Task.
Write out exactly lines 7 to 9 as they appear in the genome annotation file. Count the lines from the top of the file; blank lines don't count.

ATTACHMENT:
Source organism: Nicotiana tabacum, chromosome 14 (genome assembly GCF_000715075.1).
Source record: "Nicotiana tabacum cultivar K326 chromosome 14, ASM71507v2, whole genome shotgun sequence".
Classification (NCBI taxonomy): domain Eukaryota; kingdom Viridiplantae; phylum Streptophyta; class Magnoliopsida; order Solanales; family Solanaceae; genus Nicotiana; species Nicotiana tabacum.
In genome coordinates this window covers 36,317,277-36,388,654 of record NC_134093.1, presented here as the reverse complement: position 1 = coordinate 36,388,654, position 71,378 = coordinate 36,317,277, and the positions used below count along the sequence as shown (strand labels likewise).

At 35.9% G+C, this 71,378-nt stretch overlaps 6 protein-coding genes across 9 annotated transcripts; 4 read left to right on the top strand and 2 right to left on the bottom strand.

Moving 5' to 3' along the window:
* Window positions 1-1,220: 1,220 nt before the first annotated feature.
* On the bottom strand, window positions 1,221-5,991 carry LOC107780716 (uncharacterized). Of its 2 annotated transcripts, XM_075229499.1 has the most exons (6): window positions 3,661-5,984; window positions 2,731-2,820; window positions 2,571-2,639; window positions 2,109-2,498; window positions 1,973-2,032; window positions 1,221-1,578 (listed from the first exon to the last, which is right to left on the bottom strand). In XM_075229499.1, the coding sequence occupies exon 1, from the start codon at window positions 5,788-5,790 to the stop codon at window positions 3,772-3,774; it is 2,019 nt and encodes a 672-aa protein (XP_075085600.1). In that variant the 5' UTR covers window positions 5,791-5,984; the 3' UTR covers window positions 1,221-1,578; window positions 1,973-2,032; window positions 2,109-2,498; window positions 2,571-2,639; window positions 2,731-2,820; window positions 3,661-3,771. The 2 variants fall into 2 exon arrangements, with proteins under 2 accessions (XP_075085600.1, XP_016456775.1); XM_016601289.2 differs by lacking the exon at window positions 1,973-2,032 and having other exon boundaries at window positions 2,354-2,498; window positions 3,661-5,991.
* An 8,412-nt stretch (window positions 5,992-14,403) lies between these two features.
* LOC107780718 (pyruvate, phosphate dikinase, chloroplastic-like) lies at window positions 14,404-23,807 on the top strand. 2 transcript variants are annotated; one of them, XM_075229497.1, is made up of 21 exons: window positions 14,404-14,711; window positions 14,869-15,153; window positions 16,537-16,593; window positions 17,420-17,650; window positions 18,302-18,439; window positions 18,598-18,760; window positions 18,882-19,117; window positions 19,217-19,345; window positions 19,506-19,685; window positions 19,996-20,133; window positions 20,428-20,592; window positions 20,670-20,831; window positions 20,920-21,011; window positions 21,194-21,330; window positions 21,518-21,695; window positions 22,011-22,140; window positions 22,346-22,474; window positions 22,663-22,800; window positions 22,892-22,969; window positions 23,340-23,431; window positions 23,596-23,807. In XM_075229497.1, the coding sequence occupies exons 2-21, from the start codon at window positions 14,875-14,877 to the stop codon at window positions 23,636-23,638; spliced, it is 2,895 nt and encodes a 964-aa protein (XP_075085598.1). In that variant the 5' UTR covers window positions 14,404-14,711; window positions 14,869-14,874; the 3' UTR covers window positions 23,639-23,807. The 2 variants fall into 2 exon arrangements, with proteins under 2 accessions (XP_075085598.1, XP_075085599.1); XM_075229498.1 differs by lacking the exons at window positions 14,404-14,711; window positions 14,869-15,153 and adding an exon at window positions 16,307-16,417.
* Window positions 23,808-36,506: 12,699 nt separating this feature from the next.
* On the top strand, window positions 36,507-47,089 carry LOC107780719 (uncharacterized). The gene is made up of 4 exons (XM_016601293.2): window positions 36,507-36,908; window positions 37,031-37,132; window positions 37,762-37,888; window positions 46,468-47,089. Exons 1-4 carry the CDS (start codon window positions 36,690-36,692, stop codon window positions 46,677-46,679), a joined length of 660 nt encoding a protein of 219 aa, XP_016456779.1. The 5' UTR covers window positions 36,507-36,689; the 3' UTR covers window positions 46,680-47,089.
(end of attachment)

* Window positions 1-1,220: 1,220 nt before the first annotated feature.
* On the bottom strand, window positions 1,221-5,991 carry LOC107780716 (uncharacterized). Of its 2 annotated transcripts, XM_075229499.1 has the most exons (6): window positions 3,661-5,984; window positions 2,731-2,820; window positions 2,571-2,639; window positions 2,109-2,498; window positions 1,973-2,032; window positions 1,221-1,578 (listed from the first exon to the last, which is right to left on the bottom strand). In XM_075229499.1, the coding sequence occupies exon 1, from the start codon at window positions 5,788-5,790 to the stop codon at window positions 3,772-3,774; it is 2,019 nt and encodes a 672-aa protein (XP_075085600.1). In that variant the 5' UTR covers window positions 5,791-5,984; the 3' UTR covers window positions 1,221-1,578; window positions 1,973-2,032; window positions 2,109-2,498; window positions 2,571-2,639; window positions 2,731-2,820; window positions 3,661-3,771. The 2 variants fall into 2 exon arrangements, with proteins under 2 accessions (XP_075085600.1, XP_016456775.1); XM_016601289.2 differs by lacking the exon at window positions 1,973-2,032 and having other exon boundaries at window positions 2,354-2,498; window positions 3,661-5,991.
* An 8,412-nt stretch (window positions 5,992-14,403) lies between these two features.